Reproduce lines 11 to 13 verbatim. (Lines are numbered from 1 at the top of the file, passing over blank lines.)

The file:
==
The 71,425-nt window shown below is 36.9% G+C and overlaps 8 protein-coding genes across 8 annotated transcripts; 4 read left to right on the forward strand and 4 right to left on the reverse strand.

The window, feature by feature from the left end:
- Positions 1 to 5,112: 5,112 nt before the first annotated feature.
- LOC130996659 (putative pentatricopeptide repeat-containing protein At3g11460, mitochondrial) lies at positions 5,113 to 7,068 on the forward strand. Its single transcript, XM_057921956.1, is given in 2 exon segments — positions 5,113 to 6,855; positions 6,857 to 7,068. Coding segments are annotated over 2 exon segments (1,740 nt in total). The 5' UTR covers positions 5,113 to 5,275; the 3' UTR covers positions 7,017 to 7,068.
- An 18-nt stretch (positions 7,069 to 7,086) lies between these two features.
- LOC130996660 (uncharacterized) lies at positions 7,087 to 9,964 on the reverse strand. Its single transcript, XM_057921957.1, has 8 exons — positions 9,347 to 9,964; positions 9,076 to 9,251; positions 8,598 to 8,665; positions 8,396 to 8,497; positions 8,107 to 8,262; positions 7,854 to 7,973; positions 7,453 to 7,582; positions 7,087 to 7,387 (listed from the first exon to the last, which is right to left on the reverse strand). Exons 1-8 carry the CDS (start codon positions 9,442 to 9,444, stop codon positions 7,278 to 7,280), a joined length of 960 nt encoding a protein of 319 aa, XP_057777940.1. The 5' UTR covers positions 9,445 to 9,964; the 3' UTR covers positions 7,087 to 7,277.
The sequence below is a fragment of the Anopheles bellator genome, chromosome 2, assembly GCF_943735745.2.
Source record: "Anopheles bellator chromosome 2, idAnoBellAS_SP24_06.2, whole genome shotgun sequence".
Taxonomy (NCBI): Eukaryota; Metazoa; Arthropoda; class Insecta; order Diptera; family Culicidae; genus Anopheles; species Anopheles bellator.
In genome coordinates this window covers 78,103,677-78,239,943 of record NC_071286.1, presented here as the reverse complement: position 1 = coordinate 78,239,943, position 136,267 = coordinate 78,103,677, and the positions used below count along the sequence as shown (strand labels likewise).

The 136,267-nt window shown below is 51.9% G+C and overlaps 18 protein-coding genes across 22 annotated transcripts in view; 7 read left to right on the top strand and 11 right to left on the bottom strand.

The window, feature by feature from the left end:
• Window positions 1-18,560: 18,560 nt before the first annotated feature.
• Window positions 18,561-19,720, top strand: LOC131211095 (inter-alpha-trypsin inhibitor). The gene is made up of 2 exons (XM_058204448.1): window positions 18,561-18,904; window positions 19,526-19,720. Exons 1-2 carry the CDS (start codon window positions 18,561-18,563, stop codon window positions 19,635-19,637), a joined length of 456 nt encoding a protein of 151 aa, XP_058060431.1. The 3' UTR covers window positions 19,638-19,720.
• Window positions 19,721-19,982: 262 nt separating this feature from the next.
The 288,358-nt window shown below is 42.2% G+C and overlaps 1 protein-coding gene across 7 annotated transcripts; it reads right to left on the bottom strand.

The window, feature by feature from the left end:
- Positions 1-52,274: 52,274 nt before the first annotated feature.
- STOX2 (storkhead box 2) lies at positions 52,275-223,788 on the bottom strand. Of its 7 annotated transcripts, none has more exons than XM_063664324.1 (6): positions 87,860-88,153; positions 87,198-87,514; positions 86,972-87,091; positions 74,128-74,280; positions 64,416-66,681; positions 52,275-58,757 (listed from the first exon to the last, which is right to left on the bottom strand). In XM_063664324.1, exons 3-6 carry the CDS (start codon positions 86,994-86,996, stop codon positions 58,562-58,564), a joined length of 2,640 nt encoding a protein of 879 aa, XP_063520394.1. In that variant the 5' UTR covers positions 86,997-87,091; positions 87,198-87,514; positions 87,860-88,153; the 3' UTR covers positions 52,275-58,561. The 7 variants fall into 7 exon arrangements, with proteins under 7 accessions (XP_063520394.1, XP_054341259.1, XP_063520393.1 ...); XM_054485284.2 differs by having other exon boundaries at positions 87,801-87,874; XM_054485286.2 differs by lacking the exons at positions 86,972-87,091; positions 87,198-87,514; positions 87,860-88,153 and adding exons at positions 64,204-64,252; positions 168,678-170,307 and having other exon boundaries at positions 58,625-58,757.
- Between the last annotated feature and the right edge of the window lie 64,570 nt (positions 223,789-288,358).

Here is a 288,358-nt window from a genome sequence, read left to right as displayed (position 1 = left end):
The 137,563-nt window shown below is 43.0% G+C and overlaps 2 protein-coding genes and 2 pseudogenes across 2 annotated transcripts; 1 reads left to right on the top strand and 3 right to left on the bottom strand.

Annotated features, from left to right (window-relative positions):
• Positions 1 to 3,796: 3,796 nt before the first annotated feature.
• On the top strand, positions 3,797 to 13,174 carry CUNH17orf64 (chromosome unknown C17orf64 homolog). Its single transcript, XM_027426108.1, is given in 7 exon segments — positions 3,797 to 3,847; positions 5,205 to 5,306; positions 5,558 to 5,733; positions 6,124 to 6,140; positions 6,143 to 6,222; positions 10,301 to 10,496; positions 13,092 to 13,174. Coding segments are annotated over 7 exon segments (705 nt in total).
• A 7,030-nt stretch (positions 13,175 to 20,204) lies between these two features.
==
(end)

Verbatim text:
The 136,267-nt window shown below is 51.9% G+C and overlaps 18 protein-coding genes across 22 annotated transcripts in view; 7 read left to right on the top strand and 11 right to left on the bottom strand.

The window, feature by feature from the left end:
• Window positions 1-18,560: 18,560 nt before the first annotated feature.